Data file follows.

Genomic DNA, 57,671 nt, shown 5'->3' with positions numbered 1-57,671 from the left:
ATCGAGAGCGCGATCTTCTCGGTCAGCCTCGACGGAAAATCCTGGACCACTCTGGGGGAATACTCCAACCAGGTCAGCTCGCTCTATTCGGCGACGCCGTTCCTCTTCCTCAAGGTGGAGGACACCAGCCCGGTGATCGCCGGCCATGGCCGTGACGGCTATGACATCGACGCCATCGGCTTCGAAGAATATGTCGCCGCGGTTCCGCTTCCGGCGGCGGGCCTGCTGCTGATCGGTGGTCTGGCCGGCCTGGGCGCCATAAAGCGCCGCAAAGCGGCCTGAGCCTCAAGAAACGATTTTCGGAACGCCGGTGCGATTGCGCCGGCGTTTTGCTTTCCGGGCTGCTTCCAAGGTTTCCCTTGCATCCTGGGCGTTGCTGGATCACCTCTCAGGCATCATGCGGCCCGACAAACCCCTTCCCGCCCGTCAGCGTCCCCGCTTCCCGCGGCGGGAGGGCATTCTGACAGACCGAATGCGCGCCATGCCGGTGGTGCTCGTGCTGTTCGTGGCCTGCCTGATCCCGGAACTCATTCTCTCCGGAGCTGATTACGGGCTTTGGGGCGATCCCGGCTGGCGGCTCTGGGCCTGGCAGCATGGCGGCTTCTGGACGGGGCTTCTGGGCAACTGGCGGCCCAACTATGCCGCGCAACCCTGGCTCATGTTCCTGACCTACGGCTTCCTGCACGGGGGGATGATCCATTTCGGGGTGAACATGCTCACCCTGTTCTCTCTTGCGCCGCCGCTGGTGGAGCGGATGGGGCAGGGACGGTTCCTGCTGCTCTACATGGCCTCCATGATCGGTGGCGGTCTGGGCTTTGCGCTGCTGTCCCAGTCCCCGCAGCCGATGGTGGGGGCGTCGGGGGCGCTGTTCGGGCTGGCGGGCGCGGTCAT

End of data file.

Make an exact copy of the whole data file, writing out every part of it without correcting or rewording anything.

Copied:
Genomic DNA, 57,671 nt, shown 5'->3' with positions numbered 1-57,671 from the left:
ATCGAGAGCGCGATCTTCTCGGTCAGCCTCGACGGAAAATCCTGGACCACTCTGGGGGAATACTCCAACCAGGTCAGCTCGCTCTATTCGGCGACGCCGTTCCTCTTCCTCAAGGTGGAGGACACCAGCCCGGTGATCGCCGGCCATGGCCGTGACGGCTATGACATCGACGCCATCGGCTTCGAAGAATATGTCGCCGCGGTTCCGCTTCCGGCGGCGGGCCTGCTGCTGATCGGTGGTCTGGCCGGCCTGGGCGCCATAAAGCGCCGCAAAGCGGCCTGAGCCTCAAGAAACGATTTTCGGAACGCCGGTGCGATTGCGCCGGCGTTTTGCTTTCCGGGCTGCTTCCAAGGTTTCCCTTGCATCCTGGGCGTTGCTGGATCACCTCTCAGGCATCATGCGGCCCGACAAACCCCTTCCCGCCCGTCAGCGTCCCCGCTTCCCGCGGCGGGAGGGCATTCTGACAGACCGAATGCGCGCCATGCCGGTGGTGCTCGTGCTGTTCGTGGCCTGCCTGATCCCGGAACTCATTCTCTCCGGAGCTGATTACGGGCTTTGGGGCGATCCCGGCTGGCGGCTCTGGGCCTGGCAGCATGGCGGCTTCTGGACGGGGCTTCTGGGCAACTGGCGGCCCAACTATGCCGCGCAACCCTGGCTCATGTTCCTGACCTACGGCTTCCTGCACGGGGGGATGATCCATTTCGGGGTGAACATGCTCACCCTGTTCTCTCTTGCGCCGCCGCTGGTGGAGCGGATGGGGCAGGGACGGTTCCTGCTGCTCTACATGGCCTCCATGATCGGTGGCGGTCTGGGCTTTGCGCTGCTGTCCCAGTCCCCGCAGCCGATGGTGGGGGCGTCGGGGGCGCTGTTCGGGCTGGCGGGCGCGGTCAT